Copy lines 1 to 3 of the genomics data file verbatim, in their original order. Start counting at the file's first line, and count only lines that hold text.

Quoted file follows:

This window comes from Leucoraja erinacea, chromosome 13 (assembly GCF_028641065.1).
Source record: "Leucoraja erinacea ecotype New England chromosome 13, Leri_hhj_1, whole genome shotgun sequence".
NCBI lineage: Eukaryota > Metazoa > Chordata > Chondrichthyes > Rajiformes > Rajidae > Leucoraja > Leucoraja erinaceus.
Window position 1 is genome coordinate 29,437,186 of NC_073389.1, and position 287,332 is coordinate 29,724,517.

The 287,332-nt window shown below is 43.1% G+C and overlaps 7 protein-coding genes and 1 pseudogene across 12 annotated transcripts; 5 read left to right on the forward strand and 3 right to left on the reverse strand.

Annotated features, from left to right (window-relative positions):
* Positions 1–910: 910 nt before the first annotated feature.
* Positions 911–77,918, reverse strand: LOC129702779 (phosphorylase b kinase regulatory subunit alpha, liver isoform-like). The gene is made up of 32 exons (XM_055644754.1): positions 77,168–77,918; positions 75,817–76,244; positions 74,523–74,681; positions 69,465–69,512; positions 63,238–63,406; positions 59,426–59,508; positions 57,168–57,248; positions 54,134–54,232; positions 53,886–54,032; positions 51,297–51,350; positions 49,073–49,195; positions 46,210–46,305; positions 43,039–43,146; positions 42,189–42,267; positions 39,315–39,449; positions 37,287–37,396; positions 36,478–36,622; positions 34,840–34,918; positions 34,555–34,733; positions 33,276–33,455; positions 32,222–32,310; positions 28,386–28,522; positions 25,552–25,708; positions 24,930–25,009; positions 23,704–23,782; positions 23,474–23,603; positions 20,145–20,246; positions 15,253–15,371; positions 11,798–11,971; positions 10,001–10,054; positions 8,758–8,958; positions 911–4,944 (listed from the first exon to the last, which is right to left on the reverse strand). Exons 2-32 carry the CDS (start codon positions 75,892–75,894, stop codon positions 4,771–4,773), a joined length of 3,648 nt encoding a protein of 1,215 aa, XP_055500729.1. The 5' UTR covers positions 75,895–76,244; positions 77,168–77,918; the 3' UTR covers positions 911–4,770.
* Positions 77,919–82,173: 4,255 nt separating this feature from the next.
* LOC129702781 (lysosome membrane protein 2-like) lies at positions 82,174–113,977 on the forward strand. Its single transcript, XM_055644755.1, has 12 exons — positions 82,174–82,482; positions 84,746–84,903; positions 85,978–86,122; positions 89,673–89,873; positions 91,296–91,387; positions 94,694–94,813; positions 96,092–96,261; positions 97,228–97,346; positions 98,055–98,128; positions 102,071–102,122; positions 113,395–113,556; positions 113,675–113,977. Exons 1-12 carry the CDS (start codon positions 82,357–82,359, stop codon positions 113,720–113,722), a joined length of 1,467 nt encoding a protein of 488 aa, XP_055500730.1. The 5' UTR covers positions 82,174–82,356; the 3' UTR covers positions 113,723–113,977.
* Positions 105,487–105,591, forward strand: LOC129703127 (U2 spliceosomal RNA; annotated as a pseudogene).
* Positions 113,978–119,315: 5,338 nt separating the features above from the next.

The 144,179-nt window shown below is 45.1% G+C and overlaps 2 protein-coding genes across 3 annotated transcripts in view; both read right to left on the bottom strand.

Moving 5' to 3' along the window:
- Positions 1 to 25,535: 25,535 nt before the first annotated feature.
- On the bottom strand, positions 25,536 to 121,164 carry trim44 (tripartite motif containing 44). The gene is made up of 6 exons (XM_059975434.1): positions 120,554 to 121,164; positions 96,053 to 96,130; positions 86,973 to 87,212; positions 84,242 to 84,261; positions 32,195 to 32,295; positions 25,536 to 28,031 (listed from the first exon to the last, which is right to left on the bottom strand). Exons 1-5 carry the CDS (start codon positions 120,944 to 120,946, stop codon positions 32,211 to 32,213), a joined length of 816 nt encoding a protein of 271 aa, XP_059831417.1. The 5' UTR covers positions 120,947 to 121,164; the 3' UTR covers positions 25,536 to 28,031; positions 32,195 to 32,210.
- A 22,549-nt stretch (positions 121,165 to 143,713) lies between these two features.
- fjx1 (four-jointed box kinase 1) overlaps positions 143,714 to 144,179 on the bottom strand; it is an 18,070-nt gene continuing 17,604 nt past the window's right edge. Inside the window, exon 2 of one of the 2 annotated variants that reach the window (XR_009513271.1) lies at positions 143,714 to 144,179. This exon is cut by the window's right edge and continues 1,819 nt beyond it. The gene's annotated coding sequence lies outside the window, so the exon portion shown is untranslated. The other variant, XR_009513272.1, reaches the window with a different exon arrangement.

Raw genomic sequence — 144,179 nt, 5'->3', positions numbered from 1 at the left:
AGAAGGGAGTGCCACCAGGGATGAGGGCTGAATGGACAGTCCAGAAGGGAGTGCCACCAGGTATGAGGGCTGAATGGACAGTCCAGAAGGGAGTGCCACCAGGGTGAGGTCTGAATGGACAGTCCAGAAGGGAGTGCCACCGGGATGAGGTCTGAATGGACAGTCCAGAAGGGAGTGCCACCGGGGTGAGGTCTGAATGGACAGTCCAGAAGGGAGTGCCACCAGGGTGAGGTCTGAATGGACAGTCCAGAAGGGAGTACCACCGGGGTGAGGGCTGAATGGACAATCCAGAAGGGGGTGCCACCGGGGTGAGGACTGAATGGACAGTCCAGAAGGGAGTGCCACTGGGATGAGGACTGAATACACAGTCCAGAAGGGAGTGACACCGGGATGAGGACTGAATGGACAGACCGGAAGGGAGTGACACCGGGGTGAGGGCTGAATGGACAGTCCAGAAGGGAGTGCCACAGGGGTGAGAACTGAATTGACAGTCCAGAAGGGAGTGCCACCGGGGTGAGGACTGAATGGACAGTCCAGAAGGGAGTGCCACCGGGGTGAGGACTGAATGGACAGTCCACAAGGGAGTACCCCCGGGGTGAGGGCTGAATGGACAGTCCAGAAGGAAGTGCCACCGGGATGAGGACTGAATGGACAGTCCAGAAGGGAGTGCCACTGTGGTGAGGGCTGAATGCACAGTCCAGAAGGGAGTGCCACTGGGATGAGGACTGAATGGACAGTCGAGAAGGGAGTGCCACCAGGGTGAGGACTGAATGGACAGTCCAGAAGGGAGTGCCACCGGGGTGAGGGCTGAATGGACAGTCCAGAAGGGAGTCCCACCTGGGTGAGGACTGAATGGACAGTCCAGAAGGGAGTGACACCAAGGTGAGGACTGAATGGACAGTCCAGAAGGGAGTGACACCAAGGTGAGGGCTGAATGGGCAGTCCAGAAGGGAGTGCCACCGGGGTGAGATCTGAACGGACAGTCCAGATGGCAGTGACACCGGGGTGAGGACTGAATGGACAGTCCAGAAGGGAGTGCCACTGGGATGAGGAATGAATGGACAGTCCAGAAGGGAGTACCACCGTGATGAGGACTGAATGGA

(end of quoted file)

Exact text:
This window comes from Leucoraja erinacea, chromosome 13 (assembly GCF_028641065.1).
Source record: "Leucoraja erinacea ecotype New England chromosome 13, Leri_hhj_1, whole genome shotgun sequence".
NCBI lineage: Eukaryota > Metazoa > Chordata > Chondrichthyes > Rajiformes > Rajidae > Leucoraja > Leucoraja erinaceus.